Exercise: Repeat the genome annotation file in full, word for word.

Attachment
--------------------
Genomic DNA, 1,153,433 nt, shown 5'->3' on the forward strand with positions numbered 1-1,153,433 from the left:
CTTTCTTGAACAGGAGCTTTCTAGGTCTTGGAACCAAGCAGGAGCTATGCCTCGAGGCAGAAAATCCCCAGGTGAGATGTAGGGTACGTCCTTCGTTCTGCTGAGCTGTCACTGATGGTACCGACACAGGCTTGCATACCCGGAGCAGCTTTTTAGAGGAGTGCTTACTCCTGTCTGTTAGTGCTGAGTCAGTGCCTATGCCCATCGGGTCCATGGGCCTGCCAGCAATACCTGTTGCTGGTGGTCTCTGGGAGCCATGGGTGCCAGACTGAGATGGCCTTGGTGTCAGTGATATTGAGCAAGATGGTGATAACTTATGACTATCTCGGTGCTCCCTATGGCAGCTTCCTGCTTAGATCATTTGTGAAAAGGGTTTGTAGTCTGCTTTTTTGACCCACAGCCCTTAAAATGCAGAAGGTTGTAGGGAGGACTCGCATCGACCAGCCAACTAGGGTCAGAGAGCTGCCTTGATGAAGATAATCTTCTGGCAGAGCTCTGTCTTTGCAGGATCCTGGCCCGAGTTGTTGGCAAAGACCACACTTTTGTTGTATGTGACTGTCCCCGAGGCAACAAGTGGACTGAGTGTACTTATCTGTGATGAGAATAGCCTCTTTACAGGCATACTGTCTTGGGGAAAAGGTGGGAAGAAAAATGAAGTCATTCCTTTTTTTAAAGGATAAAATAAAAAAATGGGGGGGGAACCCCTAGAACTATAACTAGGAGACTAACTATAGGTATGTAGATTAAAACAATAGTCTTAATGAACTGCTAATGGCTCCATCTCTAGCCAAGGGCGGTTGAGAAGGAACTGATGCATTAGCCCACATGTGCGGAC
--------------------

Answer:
Genomic DNA, 1,153,433 nt, shown 5'->3' on the forward strand with positions numbered 1-1,153,433 from the left:
CTTTCTTGAACAGGAGCTTTCTAGGTCTTGGAACCAAGCAGGAGCTATGCCTCGAGGCAGAAAATCCCCAGGTGAGATGTAGGGTACGTCCTTCGTTCTGCTGAGCTGTCACTGATGGTACCGACACAGGCTTGCATACCCGGAGCAGCTTTTTAGAGGAGTGCTTACTCCTGTCTGTTAGTGCTGAGTCAGTGCCTATGCCCATCGGGTCCATGGGCCTGCCAGCAATACCTGTTGCTGGTGGTCTCTGGGAGCCATGGGTGCCAGACTGAGATGGCCTTGGTGTCAGTGATATTGAGCAAGATGGTGATAACTTATGACTATCTCGGTGCTCCCTATGGCAGCTTCCTGCTTAGATCATTTGTGAAAAGGGTTTGTAGTCTGCTTTTTTGACCCACAGCCCTTAAAATGCAGAAGGTTGTAGGGAGGACTCGCATCGACCAGCCAACTAGGGTCAGAGAGCTGCCTTGATGAAGATAATCTTCTGGCAGAGCTCTGTCTTTGCAGGATCCTGGCCCGAGTTGTTGGCAAAGACCACACTTTTGTTGTATGTGACTGTCCCCGAGGCAACAAGTGGACTGAGTGTACTTATCTGTGATGAGAATAGCCTCTTTACAGGCATACTGTCTTGGGGAAAAGGTGGGAAGAAAAATGAAGTCATTCCTTTTTTTAAAGGATAAAATAAAAAAATGGGGGGGGAACCCCTAGAACTATAACTAGGAGACTAACTATAGGTATGTAGATTAAAACAATAGTCTTAATGAACTGCTAATGGCTCCATCTCTAGCCAAGGGCGGTTGAGAAGGAACTGATGCATTAGCCCACATGTGCGGAC